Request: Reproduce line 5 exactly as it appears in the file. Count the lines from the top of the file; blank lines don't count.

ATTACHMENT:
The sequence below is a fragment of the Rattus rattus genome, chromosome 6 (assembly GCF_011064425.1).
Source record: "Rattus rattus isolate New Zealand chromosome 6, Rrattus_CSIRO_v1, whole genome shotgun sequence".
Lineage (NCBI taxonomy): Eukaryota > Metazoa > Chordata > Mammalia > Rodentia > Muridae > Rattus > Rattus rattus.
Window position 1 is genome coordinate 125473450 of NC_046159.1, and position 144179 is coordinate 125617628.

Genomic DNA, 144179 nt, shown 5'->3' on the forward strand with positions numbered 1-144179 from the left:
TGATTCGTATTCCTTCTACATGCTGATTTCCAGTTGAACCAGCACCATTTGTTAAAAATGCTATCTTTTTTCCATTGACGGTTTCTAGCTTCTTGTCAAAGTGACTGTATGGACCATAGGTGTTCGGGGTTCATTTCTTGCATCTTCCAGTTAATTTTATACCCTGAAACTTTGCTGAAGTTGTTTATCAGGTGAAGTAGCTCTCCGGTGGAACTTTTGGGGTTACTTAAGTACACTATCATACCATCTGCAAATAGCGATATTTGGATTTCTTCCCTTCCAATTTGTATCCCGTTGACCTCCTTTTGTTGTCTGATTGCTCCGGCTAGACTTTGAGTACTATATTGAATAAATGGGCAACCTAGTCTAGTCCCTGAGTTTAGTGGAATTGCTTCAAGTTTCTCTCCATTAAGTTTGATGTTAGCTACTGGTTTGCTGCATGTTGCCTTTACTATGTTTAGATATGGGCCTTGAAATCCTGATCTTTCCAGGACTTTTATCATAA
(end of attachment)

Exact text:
Genomic DNA, 144179 nt, shown 5'->3' on the forward strand with positions numbered 1-144179 from the left: